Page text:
Wednesday, 21 November 2007

Evidence based management

I was a bit more critical of Philip Stiles' article on global HR than I'd intended, probably because I had just been listening to some mp3 files sent out by the CIPD after the September conference, including one on Phil Rosenzweig on the Halo Effect. And I thought that some of the challenges aired by Rosenzweig applied to Stiles' research.


Rosenzweig emphasises the need for decisions to be based not just research, but good research, which as he explains in his blog , posting on his experience at the CIPD, must be: "well designed, with solid data, and appropriate inferences drawn from the data".

So commenting on in-company research conducted by First Direct (HSBC), he questions whether engagement leads to business performance, or the other way around, and indeed challenges the value of engagement itself: "Engagement is surely important, but by itself is likely to be of little value". Based upon this, he then questions the value of celebrating personal events like births and weddings if this is at the expense of making tough decisions in a business.

Mmm. Well, my belief is that engagement does have tremendous value, and I know that there is engagement research which indicates causation not merely correlation. But I'm not sure I could ever prove this fact to the level of confidence that Rosenzweig requires.

Of course, Rosenzweig isn't alone in emphasising the value of research based decision making. Jeffrey Pfeffer published a book on the subject, Hard Facts, last year. And see this website.
The Academy of Management Journal's October edition also emphasises the need for this research to come from academic rather than just practitioner periodicals.

Also, a few weeks ago, People Management featured an interview with Rob Briner, who is fairly well known for his view that there is no medical or psychological meaning behind stress, and has more recently been talking extensively about evidence based management.

Briner lists empowerment, TQM, excellence, downsizing, emotional intelligence, business process re-engineering, and what he describes as his current favourite, talent management as fads developed due to lack of clear research evidence. Unfortunately he doesn't provide any evidence for this inference. To me, these are all part of my current tool bag, and I use them when the need arises. Yes, these were probably all over hyped when they were introduced but there were good reasons for these peaks in activity too - companies need to be able to identify and apply new thinking that can provide them with competitive advantage, and organisations that have applied these techniques effectively have and do gain advantages from using them.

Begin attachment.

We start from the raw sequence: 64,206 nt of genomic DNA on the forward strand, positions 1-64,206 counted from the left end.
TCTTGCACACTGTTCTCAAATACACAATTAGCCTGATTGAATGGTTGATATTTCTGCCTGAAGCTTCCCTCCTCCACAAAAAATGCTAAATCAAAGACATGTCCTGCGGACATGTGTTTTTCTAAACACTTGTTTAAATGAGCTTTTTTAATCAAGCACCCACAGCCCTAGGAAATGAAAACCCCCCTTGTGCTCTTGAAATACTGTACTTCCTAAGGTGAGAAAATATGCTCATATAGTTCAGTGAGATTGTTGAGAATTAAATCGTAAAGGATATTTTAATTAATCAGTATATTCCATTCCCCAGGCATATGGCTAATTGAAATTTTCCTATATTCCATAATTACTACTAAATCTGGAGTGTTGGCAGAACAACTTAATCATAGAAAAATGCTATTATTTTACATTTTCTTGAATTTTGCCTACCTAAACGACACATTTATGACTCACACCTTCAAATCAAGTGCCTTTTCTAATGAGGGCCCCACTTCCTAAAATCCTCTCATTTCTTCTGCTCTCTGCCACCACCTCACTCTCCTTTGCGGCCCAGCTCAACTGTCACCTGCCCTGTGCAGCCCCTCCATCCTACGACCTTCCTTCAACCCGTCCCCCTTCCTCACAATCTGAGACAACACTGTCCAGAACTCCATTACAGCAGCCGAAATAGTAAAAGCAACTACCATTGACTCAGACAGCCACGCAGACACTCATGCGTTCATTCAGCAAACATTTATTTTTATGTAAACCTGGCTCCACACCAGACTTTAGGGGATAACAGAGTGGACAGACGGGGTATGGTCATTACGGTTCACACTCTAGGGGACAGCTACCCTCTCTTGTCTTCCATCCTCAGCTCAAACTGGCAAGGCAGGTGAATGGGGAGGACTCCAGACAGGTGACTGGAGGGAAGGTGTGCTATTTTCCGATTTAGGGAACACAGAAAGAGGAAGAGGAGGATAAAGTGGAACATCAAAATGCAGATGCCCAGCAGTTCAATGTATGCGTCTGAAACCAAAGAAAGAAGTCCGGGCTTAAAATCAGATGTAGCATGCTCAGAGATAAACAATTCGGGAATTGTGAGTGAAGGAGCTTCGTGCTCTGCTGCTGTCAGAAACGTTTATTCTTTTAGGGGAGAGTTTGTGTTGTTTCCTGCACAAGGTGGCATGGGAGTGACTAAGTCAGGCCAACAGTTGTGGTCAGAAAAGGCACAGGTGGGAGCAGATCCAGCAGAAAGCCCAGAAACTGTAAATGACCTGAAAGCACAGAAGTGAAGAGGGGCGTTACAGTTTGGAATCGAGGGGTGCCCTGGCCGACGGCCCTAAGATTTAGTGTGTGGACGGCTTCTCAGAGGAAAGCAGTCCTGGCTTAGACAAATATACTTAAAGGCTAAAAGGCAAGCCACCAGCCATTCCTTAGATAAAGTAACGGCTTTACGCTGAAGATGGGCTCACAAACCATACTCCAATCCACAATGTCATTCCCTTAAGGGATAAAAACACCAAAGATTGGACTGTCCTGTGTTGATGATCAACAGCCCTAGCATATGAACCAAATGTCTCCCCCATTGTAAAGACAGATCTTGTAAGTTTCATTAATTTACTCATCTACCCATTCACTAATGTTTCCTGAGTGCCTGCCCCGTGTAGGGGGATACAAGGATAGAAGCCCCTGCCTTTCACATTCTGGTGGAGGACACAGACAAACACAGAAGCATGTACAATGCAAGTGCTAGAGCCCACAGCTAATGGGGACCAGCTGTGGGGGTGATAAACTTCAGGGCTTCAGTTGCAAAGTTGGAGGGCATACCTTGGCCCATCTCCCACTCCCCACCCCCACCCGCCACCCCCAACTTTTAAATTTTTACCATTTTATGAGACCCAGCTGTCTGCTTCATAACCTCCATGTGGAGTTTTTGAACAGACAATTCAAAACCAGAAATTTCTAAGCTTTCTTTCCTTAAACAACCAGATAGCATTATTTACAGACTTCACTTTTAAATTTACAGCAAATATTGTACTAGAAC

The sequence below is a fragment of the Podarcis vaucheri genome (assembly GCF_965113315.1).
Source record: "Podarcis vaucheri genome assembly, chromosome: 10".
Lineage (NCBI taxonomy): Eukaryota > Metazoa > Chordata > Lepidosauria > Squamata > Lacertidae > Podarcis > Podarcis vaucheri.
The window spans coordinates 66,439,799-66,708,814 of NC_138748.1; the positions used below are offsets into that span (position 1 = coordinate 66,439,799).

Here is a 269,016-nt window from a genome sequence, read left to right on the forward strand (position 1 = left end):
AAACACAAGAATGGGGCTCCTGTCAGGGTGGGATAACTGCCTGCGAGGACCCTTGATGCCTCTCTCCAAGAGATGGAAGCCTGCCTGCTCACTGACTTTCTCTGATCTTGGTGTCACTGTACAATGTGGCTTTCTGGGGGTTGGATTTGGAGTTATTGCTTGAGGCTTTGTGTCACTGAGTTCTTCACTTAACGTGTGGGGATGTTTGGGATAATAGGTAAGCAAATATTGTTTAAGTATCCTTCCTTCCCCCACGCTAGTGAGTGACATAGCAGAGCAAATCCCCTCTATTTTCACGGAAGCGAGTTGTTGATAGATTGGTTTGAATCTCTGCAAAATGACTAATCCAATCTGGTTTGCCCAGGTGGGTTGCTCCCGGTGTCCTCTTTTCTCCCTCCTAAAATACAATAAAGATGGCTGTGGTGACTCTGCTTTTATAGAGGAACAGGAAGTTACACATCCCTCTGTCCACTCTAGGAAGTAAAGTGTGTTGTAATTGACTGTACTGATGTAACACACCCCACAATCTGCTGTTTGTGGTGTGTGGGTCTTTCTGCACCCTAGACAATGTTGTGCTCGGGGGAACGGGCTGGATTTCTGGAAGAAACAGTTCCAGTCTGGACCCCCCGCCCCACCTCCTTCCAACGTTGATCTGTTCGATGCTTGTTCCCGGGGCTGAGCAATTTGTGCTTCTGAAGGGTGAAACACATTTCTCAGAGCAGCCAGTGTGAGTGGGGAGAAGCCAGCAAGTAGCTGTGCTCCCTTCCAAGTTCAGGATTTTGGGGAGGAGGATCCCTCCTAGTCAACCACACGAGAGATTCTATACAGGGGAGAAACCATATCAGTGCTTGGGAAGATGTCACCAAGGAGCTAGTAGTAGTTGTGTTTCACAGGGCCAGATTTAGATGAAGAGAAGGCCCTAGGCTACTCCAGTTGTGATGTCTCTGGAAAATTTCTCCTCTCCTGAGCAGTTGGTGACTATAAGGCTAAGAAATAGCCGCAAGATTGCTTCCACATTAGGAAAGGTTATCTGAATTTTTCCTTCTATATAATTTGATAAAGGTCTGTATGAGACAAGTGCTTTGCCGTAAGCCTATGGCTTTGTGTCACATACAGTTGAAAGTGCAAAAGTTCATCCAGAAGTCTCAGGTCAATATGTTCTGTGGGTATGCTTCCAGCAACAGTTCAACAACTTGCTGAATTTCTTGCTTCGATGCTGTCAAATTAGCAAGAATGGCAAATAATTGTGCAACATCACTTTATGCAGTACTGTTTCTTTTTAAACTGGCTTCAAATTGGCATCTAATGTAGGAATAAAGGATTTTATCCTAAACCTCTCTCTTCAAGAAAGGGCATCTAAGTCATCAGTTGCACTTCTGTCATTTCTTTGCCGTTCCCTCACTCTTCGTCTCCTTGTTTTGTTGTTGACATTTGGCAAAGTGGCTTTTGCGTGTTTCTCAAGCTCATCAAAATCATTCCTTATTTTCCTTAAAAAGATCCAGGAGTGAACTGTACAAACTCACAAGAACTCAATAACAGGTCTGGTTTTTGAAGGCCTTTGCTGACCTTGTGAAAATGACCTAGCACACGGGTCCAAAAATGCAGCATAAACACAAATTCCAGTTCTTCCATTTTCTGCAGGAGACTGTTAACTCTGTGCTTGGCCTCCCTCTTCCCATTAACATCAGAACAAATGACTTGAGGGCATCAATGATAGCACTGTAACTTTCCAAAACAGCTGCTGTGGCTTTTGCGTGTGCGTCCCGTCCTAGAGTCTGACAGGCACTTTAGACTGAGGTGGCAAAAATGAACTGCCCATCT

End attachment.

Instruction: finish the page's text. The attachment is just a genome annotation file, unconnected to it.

In fact, Briner does note that "evidence is only one of many factors, such as past experience and organisational data, that should also shape decisions". I agree these other factors are important - and I do agree that research evidence has its place. But I'd also add intuition and imagination to this list.

So if I favour a more rounded approach to people management to pure evidence-based management, why do I post so frequently on the latest research findings (Watson Wyatt , Towers Perrin and IBM etc)? I'll admit this is is partly because doing this draws a lot of traffic to my blog. More importantly, it allows me to describe my own views and the extent to which they agree or differ from the research findings. And this to me is the real benefit of research - it provides the basis for conversations within organisation about what it is that executives within those organisations believe, and what they're going to do.

And most research studies, even the most informal, and even if there are findings that can be challenged, are usually based upon a central nub of 'truth'. On this, I'd agree with Rob Briner who states that: "You need to look at the picture emerging from the cumulative body of research". When many pieces of research say the same thing, for example that engagement does inform performance, this is enough for me.




You may also be interesting in reviewing my comments on HCM as a decision science (here and here). And I also recommend Lancaster lecturer Anthony Hesketh's challenge of scientism.